The television presenter and Monty Python star said he believes it is vital pupils see the natural world for themselves and that youngsters are taken out of the classroom less often now than in the past.
Ahead of a speech on geography to the Prince’s Teaching Institute (PTI) later this week, in an event marking the body’s 10th anniversary, Palin stressed the importance of the topic.
He said: “Geography itself is such a wide-ranging subject. It’s really about the study of the surface of the Earth, it’s relative to every single thing we do, what we eat, what transport we take to work, where we live, what houses are made of.
“It’s an issue that directly relates to what we know of the Earth.”
Palin, a former president of the Royal Geographical Society, said the subject must remain in the curriculum, and be well supported. Geography field studies were introduced in Scotland eight years ago. According to the most recent statistics, from Education Scotland from 2009, there were 124 pupils studying Standard Grade, 49 studying Higher and nine doing Advanced Higher.
Some schools make use of facilities at Scotland’s National Centre for Excellence in Field Studies and Biodiversity Training in Blairgowrie to get pupils out of the classroom for day and residential programmes on geography.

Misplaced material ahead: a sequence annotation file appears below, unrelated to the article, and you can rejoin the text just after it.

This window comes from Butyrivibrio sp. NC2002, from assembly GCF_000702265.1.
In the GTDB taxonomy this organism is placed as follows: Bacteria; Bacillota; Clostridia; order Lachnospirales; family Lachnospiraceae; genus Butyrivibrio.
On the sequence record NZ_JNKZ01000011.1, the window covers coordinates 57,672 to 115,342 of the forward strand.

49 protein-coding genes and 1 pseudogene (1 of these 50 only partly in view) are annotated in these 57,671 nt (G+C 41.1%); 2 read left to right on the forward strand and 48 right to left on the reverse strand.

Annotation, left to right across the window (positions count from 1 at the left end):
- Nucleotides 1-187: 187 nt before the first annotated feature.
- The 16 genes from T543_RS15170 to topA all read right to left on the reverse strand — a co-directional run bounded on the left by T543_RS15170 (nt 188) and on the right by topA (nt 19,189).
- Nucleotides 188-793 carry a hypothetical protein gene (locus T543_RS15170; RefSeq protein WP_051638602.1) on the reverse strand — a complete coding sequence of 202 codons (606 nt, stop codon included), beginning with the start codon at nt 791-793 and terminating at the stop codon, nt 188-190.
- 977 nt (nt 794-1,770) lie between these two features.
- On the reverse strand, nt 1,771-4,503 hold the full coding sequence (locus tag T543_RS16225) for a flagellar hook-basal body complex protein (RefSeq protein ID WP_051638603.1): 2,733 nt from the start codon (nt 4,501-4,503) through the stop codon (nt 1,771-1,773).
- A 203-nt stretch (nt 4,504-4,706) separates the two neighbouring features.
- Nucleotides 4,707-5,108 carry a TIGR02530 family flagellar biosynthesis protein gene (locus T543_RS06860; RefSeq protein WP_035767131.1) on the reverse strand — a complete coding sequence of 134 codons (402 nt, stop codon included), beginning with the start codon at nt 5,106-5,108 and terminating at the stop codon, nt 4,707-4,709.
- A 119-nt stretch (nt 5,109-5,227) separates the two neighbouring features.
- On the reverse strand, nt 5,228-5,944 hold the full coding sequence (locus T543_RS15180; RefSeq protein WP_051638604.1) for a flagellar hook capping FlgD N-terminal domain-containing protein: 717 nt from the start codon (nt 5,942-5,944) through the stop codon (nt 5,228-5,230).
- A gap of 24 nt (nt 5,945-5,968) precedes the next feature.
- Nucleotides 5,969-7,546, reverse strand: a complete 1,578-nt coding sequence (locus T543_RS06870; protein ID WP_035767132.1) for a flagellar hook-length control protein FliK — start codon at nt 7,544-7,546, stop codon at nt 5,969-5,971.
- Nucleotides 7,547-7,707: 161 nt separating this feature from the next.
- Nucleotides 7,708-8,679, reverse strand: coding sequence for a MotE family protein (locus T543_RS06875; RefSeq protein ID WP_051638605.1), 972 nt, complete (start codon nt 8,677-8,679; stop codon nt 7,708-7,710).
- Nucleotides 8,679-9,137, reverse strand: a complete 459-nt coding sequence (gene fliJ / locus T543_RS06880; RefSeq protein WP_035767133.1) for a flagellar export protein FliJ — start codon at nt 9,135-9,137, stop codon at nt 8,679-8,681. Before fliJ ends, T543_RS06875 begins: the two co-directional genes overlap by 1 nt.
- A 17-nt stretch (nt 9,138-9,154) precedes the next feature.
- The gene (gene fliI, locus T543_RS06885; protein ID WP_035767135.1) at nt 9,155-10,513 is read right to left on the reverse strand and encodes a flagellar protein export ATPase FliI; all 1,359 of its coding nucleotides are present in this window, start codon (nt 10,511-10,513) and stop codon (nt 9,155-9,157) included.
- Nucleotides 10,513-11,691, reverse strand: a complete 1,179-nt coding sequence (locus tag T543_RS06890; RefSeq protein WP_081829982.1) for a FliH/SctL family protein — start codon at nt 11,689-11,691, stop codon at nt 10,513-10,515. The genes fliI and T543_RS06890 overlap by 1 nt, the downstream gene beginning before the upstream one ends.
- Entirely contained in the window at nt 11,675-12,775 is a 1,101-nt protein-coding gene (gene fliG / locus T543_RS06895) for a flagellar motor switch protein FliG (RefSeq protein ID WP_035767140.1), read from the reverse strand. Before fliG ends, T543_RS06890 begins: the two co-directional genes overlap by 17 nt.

Palin said the subject still needs to be popularised and work done to assess how to make geography interesting and appealing to pupils.
He said that his love of the subject began at an early age, thanks to “two very good teachers” and because of the opportunities to “get out of the school building”.
He said: “I know it’s a bit different now, partly because people have got laptops and don’t have to go out. We need to make sure that good teachers can fire the imagination of the children.
“I’m not saying that they don’t have enough field trips. I suspect it’s less now, there are all sorts of problems about taking children out of school, and the resources for the school itself.”
He added that it is important for children to see things for themselves.
Palin, known for his travelogue television series such as Himalaya, Sahara and New Europe, said that if children are not given a geography education “they’re losing the ability to make up their own minds about the rest of the world”. Children should be taught facts and figures, Palin said, such as “where countries are, the physical world”.
Once the groundwork is done and pupils know how to do things like read a map, you can move on to issues like “how we share our resources, population growth, food supplies and deforestation”, he said.